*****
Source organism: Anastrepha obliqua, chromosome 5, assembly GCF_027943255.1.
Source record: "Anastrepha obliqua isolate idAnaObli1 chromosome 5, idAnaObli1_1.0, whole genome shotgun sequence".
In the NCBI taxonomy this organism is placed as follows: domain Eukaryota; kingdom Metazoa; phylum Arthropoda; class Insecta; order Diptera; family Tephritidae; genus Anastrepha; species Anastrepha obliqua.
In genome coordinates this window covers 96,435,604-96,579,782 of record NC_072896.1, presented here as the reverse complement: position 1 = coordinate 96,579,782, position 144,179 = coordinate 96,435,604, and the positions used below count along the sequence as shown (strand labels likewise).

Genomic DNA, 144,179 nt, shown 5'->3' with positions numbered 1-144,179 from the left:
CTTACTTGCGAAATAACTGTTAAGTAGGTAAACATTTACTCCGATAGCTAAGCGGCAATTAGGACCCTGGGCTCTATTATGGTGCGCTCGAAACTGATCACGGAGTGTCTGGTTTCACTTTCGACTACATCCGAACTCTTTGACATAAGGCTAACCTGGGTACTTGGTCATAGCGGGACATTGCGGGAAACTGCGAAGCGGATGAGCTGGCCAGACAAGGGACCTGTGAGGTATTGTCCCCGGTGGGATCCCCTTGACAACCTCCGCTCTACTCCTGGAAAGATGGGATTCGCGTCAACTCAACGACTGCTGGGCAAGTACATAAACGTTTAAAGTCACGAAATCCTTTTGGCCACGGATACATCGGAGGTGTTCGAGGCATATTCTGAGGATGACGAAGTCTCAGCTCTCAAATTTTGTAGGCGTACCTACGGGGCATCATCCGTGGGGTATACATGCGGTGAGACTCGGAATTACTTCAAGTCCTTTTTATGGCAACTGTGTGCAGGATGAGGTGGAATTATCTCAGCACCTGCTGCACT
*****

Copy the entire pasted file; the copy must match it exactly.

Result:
Source organism: Anastrepha obliqua, chromosome 5, assembly GCF_027943255.1.
Source record: "Anastrepha obliqua isolate idAnaObli1 chromosome 5, idAnaObli1_1.0, whole genome shotgun sequence".
In the NCBI taxonomy this organism is placed as follows: domain Eukaryota; kingdom Metazoa; phylum Arthropoda; class Insecta; order Diptera; family Tephritidae; genus Anastrepha; species Anastrepha obliqua.
In genome coordinates this window covers 96,435,604-96,579,782 of record NC_072896.1, presented here as the reverse complement: position 1 = coordinate 96,579,782, position 144,179 = coordinate 96,435,604, and the positions used below count along the sequence as shown (strand labels likewise).

Genomic DNA, 144,179 nt, shown 5'->3' with positions numbered 1-144,179 from the left:
CTTACTTGCGAAATAACTGTTAAGTAGGTAAACATTTACTCCGATAGCTAAGCGGCAATTAGGACCCTGGGCTCTATTATGGTGCGCTCGAAACTGATCACGGAGTGTCTGGTTTCACTTTCGACTACATCCGAACTCTTTGACATAAGGCTAACCTGGGTACTTGGTCATAGCGGGACATTGCGGGAAACTGCGAAGCGGATGAGCTGGCCAGACAAGGGACCTGTGAGGTATTGTCCCCGGTGGGATCCCCTTGACAACCTCCGCTCTACTCCTGGAAAGATGGGATTCGCGTCAACTCAACGACTGCTGGGCAAGTACATAAACGTTTAAAGTCACGAAATCCTTTTGGCCACGGATACATCGGAGGTGTTCGAGGCATATTCTGAGGATGACGAAGTCTCAGCTCTCAAATTTTGTAGGCGTACCTACGGGGCATCATCCGTGGGGTATACATGCGGTGAGACTCGGAATTACTTCAAGTCCTTTTTATGGCAACTGTGTGCAGGATGAGGTGGAATTATCTCAGCACCTGCTGCACT